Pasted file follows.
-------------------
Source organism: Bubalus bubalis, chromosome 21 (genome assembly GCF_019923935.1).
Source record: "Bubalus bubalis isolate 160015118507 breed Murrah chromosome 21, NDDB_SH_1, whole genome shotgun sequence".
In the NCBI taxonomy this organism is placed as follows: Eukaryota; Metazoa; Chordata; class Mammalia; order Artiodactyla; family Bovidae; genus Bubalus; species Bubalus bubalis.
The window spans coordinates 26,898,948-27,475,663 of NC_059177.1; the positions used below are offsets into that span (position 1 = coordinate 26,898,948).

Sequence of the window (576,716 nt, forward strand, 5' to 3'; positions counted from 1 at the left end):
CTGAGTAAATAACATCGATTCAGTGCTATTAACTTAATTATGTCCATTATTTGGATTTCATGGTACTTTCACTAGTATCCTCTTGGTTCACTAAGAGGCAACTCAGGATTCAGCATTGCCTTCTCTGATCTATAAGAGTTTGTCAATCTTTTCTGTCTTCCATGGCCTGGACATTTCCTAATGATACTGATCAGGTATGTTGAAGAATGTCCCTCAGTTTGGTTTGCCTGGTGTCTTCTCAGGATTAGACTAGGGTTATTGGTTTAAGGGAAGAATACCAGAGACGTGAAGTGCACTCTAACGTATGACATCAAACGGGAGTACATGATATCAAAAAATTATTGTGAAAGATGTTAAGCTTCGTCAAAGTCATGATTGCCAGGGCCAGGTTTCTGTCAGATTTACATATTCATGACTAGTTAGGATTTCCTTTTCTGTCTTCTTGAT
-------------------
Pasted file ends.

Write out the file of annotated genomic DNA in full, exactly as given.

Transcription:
Source organism: Bubalus bubalis, chromosome 21 (genome assembly GCF_019923935.1).
Source record: "Bubalus bubalis isolate 160015118507 breed Murrah chromosome 21, NDDB_SH_1, whole genome shotgun sequence".
In the NCBI taxonomy this organism is placed as follows: Eukaryota; Metazoa; Chordata; class Mammalia; order Artiodactyla; family Bovidae; genus Bubalus; species Bubalus bubalis.
The window spans coordinates 26,898,948-27,475,663 of NC_059177.1; the positions used below are offsets into that span (position 1 = coordinate 26,898,948).

Sequence of the window (576,716 nt, forward strand, 5' to 3'; positions counted from 1 at the left end):
CTGAGTAAATAACATCGATTCAGTGCTATTAACTTAATTATGTCCATTATTTGGATTTCATGGTACTTTCACTAGTATCCTCTTGGTTCACTAAGAGGCAACTCAGGATTCAGCATTGCCTTCTCTGATCTATAAGAGTTTGTCAATCTTTTCTGTCTTCCATGGCCTGGACATTTCCTAATGATACTGATCAGGTATGTTGAAGAATGTCCCTCAGTTTGGTTTGCCTGGTGTCTTCTCAGGATTAGACTAGGGTTATTGGTTTAAGGGAAGAATACCAGAGACGTGAAGTGCACTCTAACGTATGACATCAAACGGGAGTACATGATATCAAAAAATTATTGTGAAAGATGTTAAGCTTCGTCAAAGTCATGATTGCCAGGGCCAGGTTTCTGTCAGATTTACATATTCATGACTAGTTAGGATTTCCTTTTCTGTCTTCTTGAT